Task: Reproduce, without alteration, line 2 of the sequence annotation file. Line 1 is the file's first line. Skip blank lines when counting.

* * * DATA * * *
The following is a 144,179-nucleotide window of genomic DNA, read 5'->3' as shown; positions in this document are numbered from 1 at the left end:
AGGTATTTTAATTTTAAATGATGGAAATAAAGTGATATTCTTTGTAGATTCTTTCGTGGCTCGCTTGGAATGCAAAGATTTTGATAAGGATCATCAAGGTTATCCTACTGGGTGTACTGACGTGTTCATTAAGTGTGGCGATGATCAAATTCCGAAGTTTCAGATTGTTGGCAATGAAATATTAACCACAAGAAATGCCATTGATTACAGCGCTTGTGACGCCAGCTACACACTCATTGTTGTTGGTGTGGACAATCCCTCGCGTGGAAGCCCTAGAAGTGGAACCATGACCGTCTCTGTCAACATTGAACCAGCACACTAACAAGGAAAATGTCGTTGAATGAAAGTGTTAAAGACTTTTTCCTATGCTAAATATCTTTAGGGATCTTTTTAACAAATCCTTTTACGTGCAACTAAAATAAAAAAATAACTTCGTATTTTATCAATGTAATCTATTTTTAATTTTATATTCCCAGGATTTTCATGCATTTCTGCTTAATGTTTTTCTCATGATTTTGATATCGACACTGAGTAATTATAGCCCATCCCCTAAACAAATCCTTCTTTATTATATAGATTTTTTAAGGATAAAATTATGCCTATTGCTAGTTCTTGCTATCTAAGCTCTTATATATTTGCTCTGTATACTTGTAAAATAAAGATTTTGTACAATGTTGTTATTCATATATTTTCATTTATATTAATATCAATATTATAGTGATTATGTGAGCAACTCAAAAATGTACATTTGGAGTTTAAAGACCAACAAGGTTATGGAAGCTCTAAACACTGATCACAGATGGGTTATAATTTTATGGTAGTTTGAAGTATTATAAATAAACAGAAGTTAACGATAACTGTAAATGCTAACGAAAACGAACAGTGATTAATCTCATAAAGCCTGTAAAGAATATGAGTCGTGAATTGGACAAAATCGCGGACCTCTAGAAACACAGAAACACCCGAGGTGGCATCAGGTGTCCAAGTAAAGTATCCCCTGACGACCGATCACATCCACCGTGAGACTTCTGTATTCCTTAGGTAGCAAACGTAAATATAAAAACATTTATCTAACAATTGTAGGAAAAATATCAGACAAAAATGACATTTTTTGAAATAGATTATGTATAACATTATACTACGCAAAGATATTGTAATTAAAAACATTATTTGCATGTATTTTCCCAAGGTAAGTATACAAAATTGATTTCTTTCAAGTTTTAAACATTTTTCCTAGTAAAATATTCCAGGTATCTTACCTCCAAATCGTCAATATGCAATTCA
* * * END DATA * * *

AGGTATTTTAATTTTAAATGATGGAAATAAAGTGATATTCTTTGTAGATTCTTTCGTGGCTCGCTTGGAATGCAAAGATTTTGATAAGGATCATCAAGGTTATCCTACTGGGTGTACTGACGTGTTCATTAAGTGTGGCGATGATCAAATTCCGAAGTTTCAGATTGTTGGCAATGAAATATTAACCACAAGAAATGCCATTGATTACAGCGCTTGTGACGCCAGCTACACACTCATTGTTGTTGGTGTGGACAATCCCTCGCGTGGAAGCCCTAGAAGTGGAACCATGACCGTCTCTGTCAACATTGAACCAGCACACTAACAAGGAAAATGTCGTTGAATGAAAGTGTTAAAGACTTTTTCCTATGCTAAATATCTTTAGGGATCTTTTTAACAAATCCTTTTACGTGCAACTAAAATAAAAAAATAACTTCGTATTTTATCAATGTAATCTATTTTTAATTTTATATTCCCAGGATTTTCATGCATTTCTGCTTAATGTTTTTCTCATGATTTTGATATCGACACTGAGTAATTATAGCCCATCCCCTAAACAAATCCTTCTTTATTATATAGATTTTTTAAGGATAAAATTATGCCTATTGCTAGTTCTTGCTATCTAAGCTCTTATATATTTGCTCTGTATACTTGTAAAATAAAGATTTTGTACAATGTTGTTATTCATATATTTTCATTTATATTAATATCAATATTATAGTGATTATGTGAGCAACTCAAAAATGTACATTTGGAGTTTAAAGACCAACAAGGTTATGGAAGCTCTAAACACTGATCACAGATGGGTTATAATTTTATGGTAGTTTGAAGTATTATAAATAAACAGAAGTTAACGATAACTGTAAATGCTAACGAAAACGAACAGTGATTAATCTCATAAAGCCTGTAAAGAATATGAGTCGTGAATTGGACAAAATCGCGGACCTCTAGAAACACAGAAACACCCGAGGTGGCATCAGGTGTCCAAGTAAAGTATCCCCTGACGACCGATCACATCCACCGTGAGACTTCTGTATTCCTTAGGTAGCAAACGTAAATATAAAAACATTTATCTAACAATTGTAGGAAAAATATCAGACAAAAATGACATTTTTTGAAATAGATTATGTATAACATTATACTACGCAAAGATATTGTAATTAAAAACATTATTTGCATGTATTTTCCCAAGGTAAGTATACAAAATTGATTTCTTTCAAGTTTTAAACATTTTTCCTAGTAAAATATTCCAGGTATCTTACCTCCAAATCGTCAATATGCAATTCA